Our immigrant ancestors usually arrived in a rather modest state. They were most often listed on ship passenger lists as laborers or farmers, and a considerable number arrived in American cities with very little money at all. Families saved as they could, and some gathered enough capital to open a business of their own, whether it was a pub, grocer, bakery, or confectionary. Arthur Murphy was a third-generation Irishman who did just that. He soon learned that such a life was not without its own share of both rewards and peril.
Let’s consider John J. Kernan and Family, on the occasion of his son Edward's 1st Communion. Edward was John and Sarah's 13th child. Dad was a railroad man, and the family lived in the shadows of the Baltimore and Ohio Railroad’s Mount Clare Shops.
Many desperate Irish who experienced the tragic years of the Great Hunger saw no other option but to flee. Yet that flight itself could sometimes mean their demise: whether while at sea or on land just as they arrived with a hope of beginning again. Such was the plight and final days of Thomas Brennan, who traveled with his wife Bridget Shaughnessy Brennan from Galway.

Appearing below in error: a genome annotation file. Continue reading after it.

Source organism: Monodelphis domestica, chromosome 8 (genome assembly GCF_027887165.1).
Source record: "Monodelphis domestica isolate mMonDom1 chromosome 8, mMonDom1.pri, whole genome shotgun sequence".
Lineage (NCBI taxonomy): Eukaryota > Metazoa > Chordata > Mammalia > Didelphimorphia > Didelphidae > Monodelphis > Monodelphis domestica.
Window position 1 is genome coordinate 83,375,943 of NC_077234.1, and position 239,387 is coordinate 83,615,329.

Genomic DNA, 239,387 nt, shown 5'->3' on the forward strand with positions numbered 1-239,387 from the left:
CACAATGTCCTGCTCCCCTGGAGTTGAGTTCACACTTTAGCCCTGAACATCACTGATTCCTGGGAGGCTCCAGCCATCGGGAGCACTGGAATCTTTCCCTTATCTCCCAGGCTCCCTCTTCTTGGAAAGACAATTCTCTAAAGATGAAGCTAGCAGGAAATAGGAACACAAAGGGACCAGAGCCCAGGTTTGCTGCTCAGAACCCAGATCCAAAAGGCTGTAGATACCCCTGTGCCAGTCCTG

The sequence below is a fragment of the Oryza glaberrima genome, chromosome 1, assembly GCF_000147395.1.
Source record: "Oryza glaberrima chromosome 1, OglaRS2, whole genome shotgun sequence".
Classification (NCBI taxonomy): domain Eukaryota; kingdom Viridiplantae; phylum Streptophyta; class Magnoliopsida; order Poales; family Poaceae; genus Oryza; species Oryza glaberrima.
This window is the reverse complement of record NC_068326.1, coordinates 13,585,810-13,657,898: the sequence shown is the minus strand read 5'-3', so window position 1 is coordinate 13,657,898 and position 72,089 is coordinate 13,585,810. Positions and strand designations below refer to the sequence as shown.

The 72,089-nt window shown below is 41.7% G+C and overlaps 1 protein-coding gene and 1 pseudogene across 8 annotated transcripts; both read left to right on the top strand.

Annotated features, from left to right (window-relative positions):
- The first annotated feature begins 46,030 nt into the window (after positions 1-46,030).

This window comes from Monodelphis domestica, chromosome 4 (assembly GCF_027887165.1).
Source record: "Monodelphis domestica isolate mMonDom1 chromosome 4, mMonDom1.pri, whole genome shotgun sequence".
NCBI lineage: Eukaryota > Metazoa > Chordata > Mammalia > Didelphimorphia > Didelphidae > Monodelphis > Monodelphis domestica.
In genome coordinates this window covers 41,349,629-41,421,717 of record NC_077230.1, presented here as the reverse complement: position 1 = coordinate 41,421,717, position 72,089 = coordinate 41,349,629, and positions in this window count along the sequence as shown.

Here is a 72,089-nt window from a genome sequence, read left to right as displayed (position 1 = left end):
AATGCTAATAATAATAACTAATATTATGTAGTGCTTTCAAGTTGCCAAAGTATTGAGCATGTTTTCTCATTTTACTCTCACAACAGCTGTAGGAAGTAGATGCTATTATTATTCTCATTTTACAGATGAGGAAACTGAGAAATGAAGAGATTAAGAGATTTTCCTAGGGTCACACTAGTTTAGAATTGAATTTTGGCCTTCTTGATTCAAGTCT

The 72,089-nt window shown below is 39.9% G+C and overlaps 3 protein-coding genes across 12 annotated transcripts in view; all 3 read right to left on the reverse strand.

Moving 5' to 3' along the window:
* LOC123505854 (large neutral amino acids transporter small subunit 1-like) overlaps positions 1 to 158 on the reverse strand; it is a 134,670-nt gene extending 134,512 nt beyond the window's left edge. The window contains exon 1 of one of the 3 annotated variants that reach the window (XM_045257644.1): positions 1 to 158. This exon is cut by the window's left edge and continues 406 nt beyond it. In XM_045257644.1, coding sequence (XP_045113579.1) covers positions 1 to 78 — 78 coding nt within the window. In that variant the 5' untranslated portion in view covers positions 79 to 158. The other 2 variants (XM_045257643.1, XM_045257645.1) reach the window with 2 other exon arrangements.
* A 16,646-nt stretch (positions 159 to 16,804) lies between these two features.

This series continues to present the realities of life for desperate emigrants aboard ship, new arrivals in America and the dramatic ways they cared for families as they settled in Baltimore. Food, of course, is central to any people's story...as it is to our own experiences today as we make our own best decisions about meals during the present crisis.
The horrors of the Great Hunger did not end as they boarded ships bound for America, but often were magnified by terrible conditions on board, and at sea.
Greetings and salutations from the Irish Railroad Workers Museum. We’re a place for both head and heart, researching and presenting compelling stories that inform us about our heritage, and yours. Among those stories we consider is how much our ancestors sacrificed just to emigrate to new lands.